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Publication numberUS3228841 A
Publication typeGrant
Publication dateJan 11, 1966
Filing dateJun 10, 1965
Priority dateJun 10, 1965
Publication numberUS 3228841 A, US 3228841A, US-A-3228841, US3228841 A, US3228841A
InventorsLenahan Jane G, Raphael Cohen
Original AssigneeWarner Lambert Pharmaceutical
Export CitationBiBTeX, EndNote, RefMan
External Links: USPTO, USPTO Assignment, Espacenet
Diagnostic reagent composition for determining blood coagulation factors and method of use
US 3228841 A
Abstract  available in
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Claims  available in
Description  (OCR text may contain errors)

United States Patent C) DIAGNOSTIC REAGENT COMPOSITION FOR DE- TERMINING BLOOD COAGULATION FACTORS AND METHOD OF USE Raphael Cohen, Morristown, and Jane G. Lenahan, Florham Park, N J assignors to Warner-Lambert Pharmaceutical Company, Morris Plains, N.J., a corporation of Delaware No Drawing. Filed June 10, 1965, Ser. No. 463,042

2 Claims. (Cl. 167-84.5)

This is a continuation-in-part application of copending application Serial No. 136,749 filed September 8, 1961, now abandoned.

The present invention relates to a novel diagnostic composition and more particularly to a novel lyophilized diagnostic composition useful for the determination of blood clotting factors.

Anticoagulant therapy is primarily designed to prevent intravascular clotting. The indications for the prophylactic and therapeutic uses of anticoagulants such as heparin or bishydroxycoumarin include many medical and surgical conditions, for example, in pulmonary embolism to prevent further embolism which may prove fatal, in thrombophlebitis to forestall further venous thrombosis, and in various cardiovascular diseases such as congestive heart failure, coronary arterial occlusion, arterio-sclerosis and the like to lessen the probability of further attacks. In order to monitor anticoagulant activity the patients plasma is constantly assayed to determine the clotting time so that dosages of anticoagulant drugs administered can be adjusted accordingly. The methods and their modifications that are employed in clinical laboratories for determining clotting time are, for example, Quicks onestage method (Quick, A 1., Am. J. Med. Sciences 190:501-11, 1935) and its modifications thereof and prothrombin-proconvertin test (PP method) (Owren et al., Scand. J. Clin. and Lab. Invest. 3:201, 1951) and its modifications thereof. The basic procedure in all these methods or their modifications are the samepatients plasma is added to a thromboplastin-calcium mixture and the time elapsed for the formation of fibrin or a clot is measured.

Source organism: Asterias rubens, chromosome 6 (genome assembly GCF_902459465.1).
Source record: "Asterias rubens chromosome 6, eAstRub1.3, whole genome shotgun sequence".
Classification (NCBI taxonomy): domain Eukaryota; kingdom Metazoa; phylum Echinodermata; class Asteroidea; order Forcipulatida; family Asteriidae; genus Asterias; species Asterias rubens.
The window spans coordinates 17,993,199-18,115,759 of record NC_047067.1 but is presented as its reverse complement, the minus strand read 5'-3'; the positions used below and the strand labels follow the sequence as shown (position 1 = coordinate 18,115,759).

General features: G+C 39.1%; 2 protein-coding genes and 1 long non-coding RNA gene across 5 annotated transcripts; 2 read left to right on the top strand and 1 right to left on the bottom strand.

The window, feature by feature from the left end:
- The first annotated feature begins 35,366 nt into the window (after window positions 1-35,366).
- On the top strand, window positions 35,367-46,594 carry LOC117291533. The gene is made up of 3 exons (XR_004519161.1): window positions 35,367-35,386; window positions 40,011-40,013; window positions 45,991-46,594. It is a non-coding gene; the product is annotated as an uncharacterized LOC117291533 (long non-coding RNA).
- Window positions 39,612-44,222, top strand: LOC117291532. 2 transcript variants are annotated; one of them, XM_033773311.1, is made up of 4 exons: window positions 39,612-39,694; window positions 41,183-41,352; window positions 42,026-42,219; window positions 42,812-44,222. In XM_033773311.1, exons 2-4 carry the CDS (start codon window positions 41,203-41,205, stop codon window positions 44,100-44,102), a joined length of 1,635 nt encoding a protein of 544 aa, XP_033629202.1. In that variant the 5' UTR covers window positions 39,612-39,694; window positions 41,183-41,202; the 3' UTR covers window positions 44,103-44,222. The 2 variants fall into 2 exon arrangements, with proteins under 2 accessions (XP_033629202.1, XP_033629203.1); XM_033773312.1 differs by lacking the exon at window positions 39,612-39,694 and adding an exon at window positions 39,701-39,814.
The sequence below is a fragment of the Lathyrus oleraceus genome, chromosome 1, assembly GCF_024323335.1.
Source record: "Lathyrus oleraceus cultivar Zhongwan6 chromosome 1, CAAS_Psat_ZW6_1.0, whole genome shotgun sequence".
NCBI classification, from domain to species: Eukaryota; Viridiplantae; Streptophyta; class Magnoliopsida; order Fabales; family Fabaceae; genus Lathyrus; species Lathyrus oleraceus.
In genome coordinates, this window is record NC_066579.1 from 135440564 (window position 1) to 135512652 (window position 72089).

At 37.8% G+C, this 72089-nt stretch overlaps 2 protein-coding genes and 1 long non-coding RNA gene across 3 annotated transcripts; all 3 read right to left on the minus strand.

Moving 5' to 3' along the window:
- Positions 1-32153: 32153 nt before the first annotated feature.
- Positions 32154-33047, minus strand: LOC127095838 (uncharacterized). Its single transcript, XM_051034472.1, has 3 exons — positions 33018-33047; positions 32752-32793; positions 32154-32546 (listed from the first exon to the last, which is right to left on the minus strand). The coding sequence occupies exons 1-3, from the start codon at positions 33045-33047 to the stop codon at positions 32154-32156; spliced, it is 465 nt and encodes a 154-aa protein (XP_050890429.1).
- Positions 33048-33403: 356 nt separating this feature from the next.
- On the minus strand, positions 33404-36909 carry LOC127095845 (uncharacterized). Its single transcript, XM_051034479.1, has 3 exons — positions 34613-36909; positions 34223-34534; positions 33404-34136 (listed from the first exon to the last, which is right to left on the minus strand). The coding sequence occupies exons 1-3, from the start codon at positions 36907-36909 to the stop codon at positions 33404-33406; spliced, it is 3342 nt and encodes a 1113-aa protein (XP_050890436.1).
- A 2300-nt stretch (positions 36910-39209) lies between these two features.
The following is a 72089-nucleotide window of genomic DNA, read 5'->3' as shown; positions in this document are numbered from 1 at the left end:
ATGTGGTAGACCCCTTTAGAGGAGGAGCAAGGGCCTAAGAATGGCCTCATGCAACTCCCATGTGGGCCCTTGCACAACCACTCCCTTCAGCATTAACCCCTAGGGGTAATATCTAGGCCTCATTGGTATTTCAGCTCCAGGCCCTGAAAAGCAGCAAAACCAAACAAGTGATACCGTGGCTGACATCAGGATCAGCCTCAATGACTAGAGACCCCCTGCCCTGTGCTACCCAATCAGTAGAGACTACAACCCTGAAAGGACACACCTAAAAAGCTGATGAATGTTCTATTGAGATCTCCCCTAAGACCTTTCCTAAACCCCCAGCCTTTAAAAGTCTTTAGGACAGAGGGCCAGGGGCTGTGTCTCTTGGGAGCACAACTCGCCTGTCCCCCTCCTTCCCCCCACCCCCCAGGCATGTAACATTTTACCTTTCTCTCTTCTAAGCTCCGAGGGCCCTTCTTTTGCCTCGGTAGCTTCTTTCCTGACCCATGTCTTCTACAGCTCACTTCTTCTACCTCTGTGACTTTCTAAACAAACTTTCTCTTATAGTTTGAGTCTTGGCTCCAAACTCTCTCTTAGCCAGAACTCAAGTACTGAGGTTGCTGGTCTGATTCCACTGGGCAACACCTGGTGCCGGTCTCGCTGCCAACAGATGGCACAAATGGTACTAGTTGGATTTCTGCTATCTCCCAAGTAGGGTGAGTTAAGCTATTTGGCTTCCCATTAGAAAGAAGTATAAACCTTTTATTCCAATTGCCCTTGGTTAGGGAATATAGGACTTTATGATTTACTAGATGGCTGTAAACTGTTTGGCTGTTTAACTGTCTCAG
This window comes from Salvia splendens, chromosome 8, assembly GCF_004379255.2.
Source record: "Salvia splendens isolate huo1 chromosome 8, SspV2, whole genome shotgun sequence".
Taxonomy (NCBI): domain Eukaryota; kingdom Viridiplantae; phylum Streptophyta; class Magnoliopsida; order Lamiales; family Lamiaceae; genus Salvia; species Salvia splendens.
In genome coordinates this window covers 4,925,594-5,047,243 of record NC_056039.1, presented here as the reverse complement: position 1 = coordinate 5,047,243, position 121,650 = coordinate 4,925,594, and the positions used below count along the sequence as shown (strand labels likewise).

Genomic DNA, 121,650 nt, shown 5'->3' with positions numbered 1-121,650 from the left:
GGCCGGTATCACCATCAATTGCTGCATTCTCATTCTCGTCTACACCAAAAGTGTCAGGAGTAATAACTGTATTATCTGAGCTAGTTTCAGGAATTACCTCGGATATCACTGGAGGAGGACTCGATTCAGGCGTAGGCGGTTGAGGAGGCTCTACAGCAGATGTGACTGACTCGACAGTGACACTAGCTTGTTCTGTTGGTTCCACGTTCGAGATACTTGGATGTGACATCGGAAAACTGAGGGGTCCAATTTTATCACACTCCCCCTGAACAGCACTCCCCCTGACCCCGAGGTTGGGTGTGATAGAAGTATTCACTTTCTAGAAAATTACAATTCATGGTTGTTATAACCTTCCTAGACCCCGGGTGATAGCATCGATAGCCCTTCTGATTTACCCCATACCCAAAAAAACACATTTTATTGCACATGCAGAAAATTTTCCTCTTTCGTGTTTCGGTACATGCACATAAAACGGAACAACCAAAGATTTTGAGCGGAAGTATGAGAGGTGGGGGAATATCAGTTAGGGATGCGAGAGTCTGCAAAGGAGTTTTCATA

The thromboplastin is generally obtained from various mammalian tissue. It is essential in these tests that the plasma tested be fresh and all the glassware must be scrupulously clean and free from scratches. If the plasma is not freshly collected or the glassware is scratched the end point is not well defined. Generally speaking, the clotting time obtained with samples which are 24 hours old is longer than the clotting time observed with freshly obtained samples using these known methods. Since the dosages of anticoagulant administered depends very much on the determination of an accurate clotting time, the requirement that fresh blood samples be used and that the glassware be scratch-free poses many serious problems. Thus, for example, patients who live a long distance away from a clinical laboratory are unable to mail in their blood samples. This is clearly inconvenient for patients on long term anticoagulant therapy. On the other hand, the laboratory must perform the tests immediately after collection. Of course, the requirement of scratch-free glassware adds another factor to the proper performance of this important diagnostic test. Furthermore, it has been found that commercially available thromboplastin- "ice calcium mixture is generally not stable and this also contributes to the difiiculty in performing these unusually sensitive tests.

Accordingly, a primary object of this invention is to provide a stable diagnostic reagent which is not effected by environmental changes for determining blood clotting factors.

Another object of this invention is to provide a novel thromboplastin-calcium reagent which can be used in modifications of all known methods for determining clotting time.

A further object of this invention is to provide a lyophilized reagent containing all the factors not being assayed for in the patients plasma for determining clotting time.

Yet another object of this invention is to provide a diagnostic reagent for determining clotting time which is not effected by the age of the patients plasma.

Other objects and advantages of this invention will become more apparent from the following detailed description.

According to this invention this novel diagnostic composition is obtained by combining tissue thromboplastin having strong activity toward human plasma, a source of calcium ion and plasma containing a high concentration of Factor V and fibrinogen and free of Factors II, VII, IX and X.

The tissue thromboplastin having strong activity toward human plasma is preferably obtained by combining equal parts by weight of rabbit lung tissue and rabbit brain tissue thromboplastin. These tissue thromboplastin fractions are prepared in the following manner.

Brain tissue from freshly killed rabbits is dried and then pulverized in the presence of an excess of acetone. The brain tissue is combined with an equal weight of ground rabbit lung tissue which has been dried by a freeze-drying technique as described in Biological Applications of Freezing and Drying by R. J. Harris, Academic Press, New York. The combined rabbit tissues are extracted with an aqueous solution at 45 50 C.